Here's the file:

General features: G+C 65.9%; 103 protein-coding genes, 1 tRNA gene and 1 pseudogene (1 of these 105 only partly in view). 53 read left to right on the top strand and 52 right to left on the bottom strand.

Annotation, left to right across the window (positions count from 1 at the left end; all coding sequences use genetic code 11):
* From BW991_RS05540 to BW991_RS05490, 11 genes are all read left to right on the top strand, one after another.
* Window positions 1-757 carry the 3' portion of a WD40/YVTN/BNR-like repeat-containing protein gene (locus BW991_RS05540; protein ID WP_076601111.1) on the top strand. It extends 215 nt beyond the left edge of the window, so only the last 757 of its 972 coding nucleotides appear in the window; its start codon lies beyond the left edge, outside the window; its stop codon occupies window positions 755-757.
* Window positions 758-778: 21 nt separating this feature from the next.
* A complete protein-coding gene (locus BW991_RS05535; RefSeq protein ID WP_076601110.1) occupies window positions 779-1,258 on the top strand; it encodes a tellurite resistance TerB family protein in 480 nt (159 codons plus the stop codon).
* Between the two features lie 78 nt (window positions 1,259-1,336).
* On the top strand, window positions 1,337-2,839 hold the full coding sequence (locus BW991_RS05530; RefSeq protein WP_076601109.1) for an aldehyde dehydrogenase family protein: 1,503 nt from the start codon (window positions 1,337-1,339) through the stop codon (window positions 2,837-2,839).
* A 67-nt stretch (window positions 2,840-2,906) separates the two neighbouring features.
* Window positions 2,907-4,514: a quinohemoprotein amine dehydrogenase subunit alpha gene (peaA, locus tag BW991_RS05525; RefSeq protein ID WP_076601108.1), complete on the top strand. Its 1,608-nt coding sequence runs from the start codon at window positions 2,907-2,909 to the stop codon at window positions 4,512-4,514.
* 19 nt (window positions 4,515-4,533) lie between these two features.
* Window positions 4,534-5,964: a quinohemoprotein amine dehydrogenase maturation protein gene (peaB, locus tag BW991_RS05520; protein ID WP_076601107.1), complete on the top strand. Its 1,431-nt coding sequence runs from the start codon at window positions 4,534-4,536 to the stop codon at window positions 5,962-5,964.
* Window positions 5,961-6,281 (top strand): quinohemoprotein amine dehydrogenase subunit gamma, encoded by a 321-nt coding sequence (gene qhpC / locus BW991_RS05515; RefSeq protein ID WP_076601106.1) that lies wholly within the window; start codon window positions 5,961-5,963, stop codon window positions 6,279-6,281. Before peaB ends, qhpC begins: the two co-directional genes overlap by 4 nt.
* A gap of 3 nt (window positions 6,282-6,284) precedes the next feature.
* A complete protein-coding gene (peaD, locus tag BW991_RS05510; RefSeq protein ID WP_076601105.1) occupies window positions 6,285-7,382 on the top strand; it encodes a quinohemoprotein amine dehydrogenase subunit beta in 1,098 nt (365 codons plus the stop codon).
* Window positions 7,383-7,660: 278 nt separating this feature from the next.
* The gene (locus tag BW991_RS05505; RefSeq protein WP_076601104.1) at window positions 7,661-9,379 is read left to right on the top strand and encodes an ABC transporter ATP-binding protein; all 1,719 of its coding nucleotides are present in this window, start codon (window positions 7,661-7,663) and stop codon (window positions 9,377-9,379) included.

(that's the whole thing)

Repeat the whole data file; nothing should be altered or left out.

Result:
General features: G+C 65.9%; 103 protein-coding genes, 1 tRNA gene and 1 pseudogene (1 of these 105 only partly in view). 53 read left to right on the top strand and 52 right to left on the bottom strand.

Annotation, left to right across the window (positions count from 1 at the left end; all coding sequences use genetic code 11):
* From BW991_RS05540 to BW991_RS05490, 11 genes are all read left to right on the top strand, one after another.
* Window positions 1-757 carry the 3' portion of a WD40/YVTN/BNR-like repeat-containing protein gene (locus BW991_RS05540; protein ID WP_076601111.1) on the top strand. It extends 215 nt beyond the left edge of the window, so only the last 757 of its 972 coding nucleotides appear in the window; its start codon lies beyond the left edge, outside the window; its stop codon occupies window positions 755-757.
* Window positions 758-778: 21 nt separating this feature from the next.
* A complete protein-coding gene (locus BW991_RS05535; RefSeq protein ID WP_076601110.1) occupies window positions 779-1,258 on the top strand; it encodes a tellurite resistance TerB family protein in 480 nt (159 codons plus the stop codon).
* Between the two features lie 78 nt (window positions 1,259-1,336).
* On the top strand, window positions 1,337-2,839 hold the full coding sequence (locus BW991_RS05530; RefSeq protein WP_076601109.1) for an aldehyde dehydrogenase family protein: 1,503 nt from the start codon (window positions 1,337-1,339) through the stop codon (window positions 2,837-2,839).
* A 67-nt stretch (window positions 2,840-2,906) separates the two neighbouring features.
* Window positions 2,907-4,514: a quinohemoprotein amine dehydrogenase subunit alpha gene (peaA, locus tag BW991_RS05525; RefSeq protein ID WP_076601108.1), complete on the top strand. Its 1,608-nt coding sequence runs from the start codon at window positions 2,907-2,909 to the stop codon at window positions 4,512-4,514.
* 19 nt (window positions 4,515-4,533) lie between these two features.
* Window positions 4,534-5,964: a quinohemoprotein amine dehydrogenase maturation protein gene (peaB, locus tag BW991_RS05520; protein ID WP_076601107.1), complete on the top strand. Its 1,431-nt coding sequence runs from the start codon at window positions 4,534-4,536 to the stop codon at window positions 5,962-5,964.
* Window positions 5,961-6,281 (top strand): quinohemoprotein amine dehydrogenase subunit gamma, encoded by a 321-nt coding sequence (gene qhpC / locus BW991_RS05515; RefSeq protein ID WP_076601106.1) that lies wholly within the window; start codon window positions 5,961-5,963, stop codon window positions 6,279-6,281. Before peaB ends, qhpC begins: the two co-directional genes overlap by 4 nt.
* A gap of 3 nt (window positions 6,282-6,284) precedes the next feature.
* A complete protein-coding gene (peaD, locus tag BW991_RS05510; RefSeq protein ID WP_076601105.1) occupies window positions 6,285-7,382 on the top strand; it encodes a quinohemoprotein amine dehydrogenase subunit beta in 1,098 nt (365 codons plus the stop codon).
* Window positions 7,383-7,660: 278 nt separating this feature from the next.
* The gene (locus tag BW991_RS05505; RefSeq protein WP_076601104.1) at window positions 7,661-9,379 is read left to right on the top strand and encodes an ABC transporter ATP-binding protein; all 1,719 of its coding nucleotides are present in this window, start codon (window positions 7,661-7,663) and stop codon (window positions 9,377-9,379) included.